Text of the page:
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Commodore Mouse 1351

The mouse is an input-device and is mainly used for navigation on graphical user interfaces (GUI), but also in computer games and applications. Whereas for the C64 there are only few applications where the mouse can be reasonably used, it has found its place next to the keyboard on computer systems PC and MAC as an input-device.

Preface[edit | edit source]

The conventional computer mouse was developed at the beginning of the 80's and consists of a running ball in a handy housing. With sensors the movement of the ball in x and y direction is measured and signaled to the computer. The corresponding programs then process this signal and e.g. place the pointer on the right position in the screen. For a consistent operation, a smooth surface underneath the mouse was created by placing the mouse on an anti-static mouse pad.

Additionally computer mice have one, two or more functional buttons, sometimes an additional mouse wheel for easier reading of long texts on the screen. A standard conventional computer mouse has two buttons on the top, one left and one right whereas the left button is usually used for navigation, marking or selection of menu items. Since the 90's the usage of the right button for the context menu has been established. Nowadays the configuration of additional buttons can be set by using the mouse driver.

The development of computer mice has proceeded, so there are more models, which not only use the serial or parallel interface of the PC, but also can be connected by the PS/2, USB, firewire or bluetooth port.

Furthermore the computer mouse became more independent by the use of radio transmission and the maintenance requirements (cleaning and/or wearout of the ball) were diminished by the use of optical techniques for positioning.

The mouse and the C64[edit | edit source]

With the C64 PC-computer mouse were connected over the serial interface or the userport, by a corresponding interface card. The usage of the controlports was rare, there is a special adapter for this Micromys Language German.

Mouse especially made for the C64 were by default connected to the controlport. Basically there are two different types of mouse with the C64. The difference can be found in the operation method and the interface respectively.

Digital - joystick mode

With the so-called joystick mouse the mouse movements are converted into the signals of a digital joystick, that means the movements are transformed so they resemble movements of a digital joystick. In fact, with this only simple horizontal, vertical and 45° diagonal movements can be made, but in return the mouse can be used for programs which are designed to be used with a joystick. The speed cannot be detected, the mouse pointer only moves with the speed that is defined by the program.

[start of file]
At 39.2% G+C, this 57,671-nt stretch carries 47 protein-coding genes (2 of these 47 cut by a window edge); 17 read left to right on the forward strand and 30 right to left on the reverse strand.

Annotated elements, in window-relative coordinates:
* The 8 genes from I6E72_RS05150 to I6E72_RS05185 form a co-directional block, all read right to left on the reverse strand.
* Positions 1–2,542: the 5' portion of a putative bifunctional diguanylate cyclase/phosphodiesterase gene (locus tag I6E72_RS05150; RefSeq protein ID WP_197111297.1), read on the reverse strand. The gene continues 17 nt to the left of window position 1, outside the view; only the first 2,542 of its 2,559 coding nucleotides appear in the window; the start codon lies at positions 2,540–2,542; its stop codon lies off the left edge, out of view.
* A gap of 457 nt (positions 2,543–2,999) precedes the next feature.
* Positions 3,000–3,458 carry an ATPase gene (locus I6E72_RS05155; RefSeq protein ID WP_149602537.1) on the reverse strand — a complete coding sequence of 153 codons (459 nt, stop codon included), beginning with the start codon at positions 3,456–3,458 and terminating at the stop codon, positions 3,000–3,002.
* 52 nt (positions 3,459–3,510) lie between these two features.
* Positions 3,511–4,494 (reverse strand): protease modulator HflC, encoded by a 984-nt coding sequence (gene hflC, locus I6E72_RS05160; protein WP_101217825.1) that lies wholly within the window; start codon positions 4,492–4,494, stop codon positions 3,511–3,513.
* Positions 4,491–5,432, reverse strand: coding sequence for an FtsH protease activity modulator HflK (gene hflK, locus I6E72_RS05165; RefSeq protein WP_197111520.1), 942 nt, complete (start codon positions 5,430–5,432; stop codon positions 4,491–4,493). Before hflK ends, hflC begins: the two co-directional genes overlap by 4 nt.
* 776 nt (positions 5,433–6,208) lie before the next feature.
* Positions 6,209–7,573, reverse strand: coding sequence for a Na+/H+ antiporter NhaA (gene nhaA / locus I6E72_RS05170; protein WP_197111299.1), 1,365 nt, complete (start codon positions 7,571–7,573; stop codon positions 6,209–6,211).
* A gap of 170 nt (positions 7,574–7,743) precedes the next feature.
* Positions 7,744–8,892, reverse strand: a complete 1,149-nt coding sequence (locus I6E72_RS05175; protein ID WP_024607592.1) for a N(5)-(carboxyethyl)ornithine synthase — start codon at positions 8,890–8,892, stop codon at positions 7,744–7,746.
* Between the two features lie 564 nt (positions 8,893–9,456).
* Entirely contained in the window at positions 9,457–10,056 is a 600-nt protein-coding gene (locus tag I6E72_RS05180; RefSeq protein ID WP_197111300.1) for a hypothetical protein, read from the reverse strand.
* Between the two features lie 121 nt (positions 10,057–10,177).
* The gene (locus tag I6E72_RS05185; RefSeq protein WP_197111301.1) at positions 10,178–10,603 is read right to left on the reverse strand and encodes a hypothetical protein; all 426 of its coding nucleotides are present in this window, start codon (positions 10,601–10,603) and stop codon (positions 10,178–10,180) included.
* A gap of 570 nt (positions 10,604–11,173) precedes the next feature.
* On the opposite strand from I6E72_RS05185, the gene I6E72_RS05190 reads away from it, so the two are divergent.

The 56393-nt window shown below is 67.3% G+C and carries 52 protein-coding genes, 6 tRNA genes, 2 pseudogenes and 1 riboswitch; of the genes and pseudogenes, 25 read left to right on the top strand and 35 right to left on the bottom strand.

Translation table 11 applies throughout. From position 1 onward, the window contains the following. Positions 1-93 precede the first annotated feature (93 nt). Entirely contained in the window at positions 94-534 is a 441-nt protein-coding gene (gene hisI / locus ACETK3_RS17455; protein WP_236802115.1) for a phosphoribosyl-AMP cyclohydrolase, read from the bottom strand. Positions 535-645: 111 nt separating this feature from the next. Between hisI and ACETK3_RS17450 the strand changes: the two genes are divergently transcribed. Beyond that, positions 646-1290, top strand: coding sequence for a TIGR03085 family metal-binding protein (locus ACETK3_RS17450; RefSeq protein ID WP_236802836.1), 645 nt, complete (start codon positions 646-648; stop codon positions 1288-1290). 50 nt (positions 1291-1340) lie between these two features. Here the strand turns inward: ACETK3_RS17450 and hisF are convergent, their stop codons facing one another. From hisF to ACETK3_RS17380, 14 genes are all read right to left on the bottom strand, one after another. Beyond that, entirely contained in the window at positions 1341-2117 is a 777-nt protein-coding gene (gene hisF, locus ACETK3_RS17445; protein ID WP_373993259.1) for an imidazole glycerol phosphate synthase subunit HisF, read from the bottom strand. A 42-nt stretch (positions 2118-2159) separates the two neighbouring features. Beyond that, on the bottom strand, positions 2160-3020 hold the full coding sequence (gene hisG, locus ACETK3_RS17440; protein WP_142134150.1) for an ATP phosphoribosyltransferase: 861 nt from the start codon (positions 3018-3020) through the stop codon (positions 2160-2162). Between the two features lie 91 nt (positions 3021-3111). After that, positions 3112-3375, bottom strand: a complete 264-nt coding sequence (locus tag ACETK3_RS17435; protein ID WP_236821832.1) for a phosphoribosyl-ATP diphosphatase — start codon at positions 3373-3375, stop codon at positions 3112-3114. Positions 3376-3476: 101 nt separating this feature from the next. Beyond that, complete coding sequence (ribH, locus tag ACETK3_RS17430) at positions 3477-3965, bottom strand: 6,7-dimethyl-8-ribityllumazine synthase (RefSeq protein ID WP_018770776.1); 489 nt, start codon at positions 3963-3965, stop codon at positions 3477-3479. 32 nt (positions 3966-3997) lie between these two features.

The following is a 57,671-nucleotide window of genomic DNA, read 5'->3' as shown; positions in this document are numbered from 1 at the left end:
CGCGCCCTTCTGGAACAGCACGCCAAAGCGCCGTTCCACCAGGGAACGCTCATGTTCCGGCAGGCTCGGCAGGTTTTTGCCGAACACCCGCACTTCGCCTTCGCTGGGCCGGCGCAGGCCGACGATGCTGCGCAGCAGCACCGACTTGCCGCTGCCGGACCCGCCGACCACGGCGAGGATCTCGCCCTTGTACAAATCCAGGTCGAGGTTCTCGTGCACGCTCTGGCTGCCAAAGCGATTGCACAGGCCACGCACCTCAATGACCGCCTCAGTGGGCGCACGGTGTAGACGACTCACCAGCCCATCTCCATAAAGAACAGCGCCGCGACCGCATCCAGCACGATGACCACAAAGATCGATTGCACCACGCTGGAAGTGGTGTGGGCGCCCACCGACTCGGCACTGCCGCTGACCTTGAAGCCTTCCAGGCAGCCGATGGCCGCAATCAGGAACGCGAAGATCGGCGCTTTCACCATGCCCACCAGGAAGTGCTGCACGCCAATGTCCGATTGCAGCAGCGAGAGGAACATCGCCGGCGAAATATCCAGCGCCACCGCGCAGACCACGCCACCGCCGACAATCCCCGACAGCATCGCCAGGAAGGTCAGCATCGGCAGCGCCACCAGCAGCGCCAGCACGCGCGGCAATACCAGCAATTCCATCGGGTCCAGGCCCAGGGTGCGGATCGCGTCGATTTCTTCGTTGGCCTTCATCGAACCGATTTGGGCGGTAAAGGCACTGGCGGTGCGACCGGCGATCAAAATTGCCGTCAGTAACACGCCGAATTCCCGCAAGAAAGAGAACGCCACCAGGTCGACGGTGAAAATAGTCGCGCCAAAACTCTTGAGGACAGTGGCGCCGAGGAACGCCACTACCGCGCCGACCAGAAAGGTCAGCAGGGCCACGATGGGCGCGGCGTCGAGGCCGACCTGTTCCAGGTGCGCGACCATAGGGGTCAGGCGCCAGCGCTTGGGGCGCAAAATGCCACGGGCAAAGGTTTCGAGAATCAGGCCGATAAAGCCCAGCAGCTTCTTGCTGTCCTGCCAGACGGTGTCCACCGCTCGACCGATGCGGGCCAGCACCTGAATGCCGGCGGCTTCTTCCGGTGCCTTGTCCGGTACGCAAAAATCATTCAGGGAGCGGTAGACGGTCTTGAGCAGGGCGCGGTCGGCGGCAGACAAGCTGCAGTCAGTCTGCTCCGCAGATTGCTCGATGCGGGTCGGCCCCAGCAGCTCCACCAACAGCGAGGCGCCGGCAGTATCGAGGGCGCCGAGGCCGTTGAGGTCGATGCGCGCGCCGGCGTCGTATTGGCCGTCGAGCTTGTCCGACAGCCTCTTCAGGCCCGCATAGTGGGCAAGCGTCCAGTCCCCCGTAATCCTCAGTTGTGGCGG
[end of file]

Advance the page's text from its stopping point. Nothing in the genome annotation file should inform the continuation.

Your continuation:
Analogue - proportional mode

The advantages of an analogue mouse are the detection of the movement speed and the "position" of the mouse. Normally with this mouse two buttons can be queried independently from each other. The signals are similar to the paddles processed by two A/D-converters of the soundchip. The analogue mouse is most suitable for GEOS, but also some games support it.


  • GEOS Mouse Set (incl. mouse holder) from Office Data / Dynamic Data
  • Magic Mouse by Connexions/SMC Supplies
  • Mighty Mouse
  • Scanntronik Maus
  • POWERclick mouse (version for C64-/C128)
  • TORTOISE Mouse
  • Turbo Mouse (3 buttons)

Pin configuration:

Pin Joystick mode Proportional mode Micromys mode Atari Amiga
1 Up right button right button XB YA (V-pulse)
2 Down not used middle button XA XA (H-pulse)
3 Left not used wheel up YA YB (VQ-pulse)
4 Right not used wheel down YB XB (HQ-pulse)
5 not used y-position y-position NC MBUT
6 Left button left button left button LBUT LBUT
7 + 5V + 5V + 5V + 5V + 5V
9 Right button x-position x-position RBUT RBUT

Software[edit | edit source]

There is only few C64 software for which a mouse is needed or a mouse can be used for the navigation. The most important are mentioned below:

Applications[edit | edit source]

Games[edit | edit source]

Overview of mouse types[edit | edit source]

  • Conventional computer mouse (with ball and one or more buttons)
  • Mouse with mouse wheel (wheelmouse)
  • Optical mouse, either with LED or laser (since middle of the 90's)
  • Wireless mouse (i.e. operation without cable; but battery neccessary; since about 2000)
  • Optical wireless mouse (battery necessary; since about 2002)
  • Mouse operated e.g. by a magnetic mouse pad (without battery, since about 2004)

Links[edit | edit source]

WP-W11.png Wikipedia: Mouse_(computing)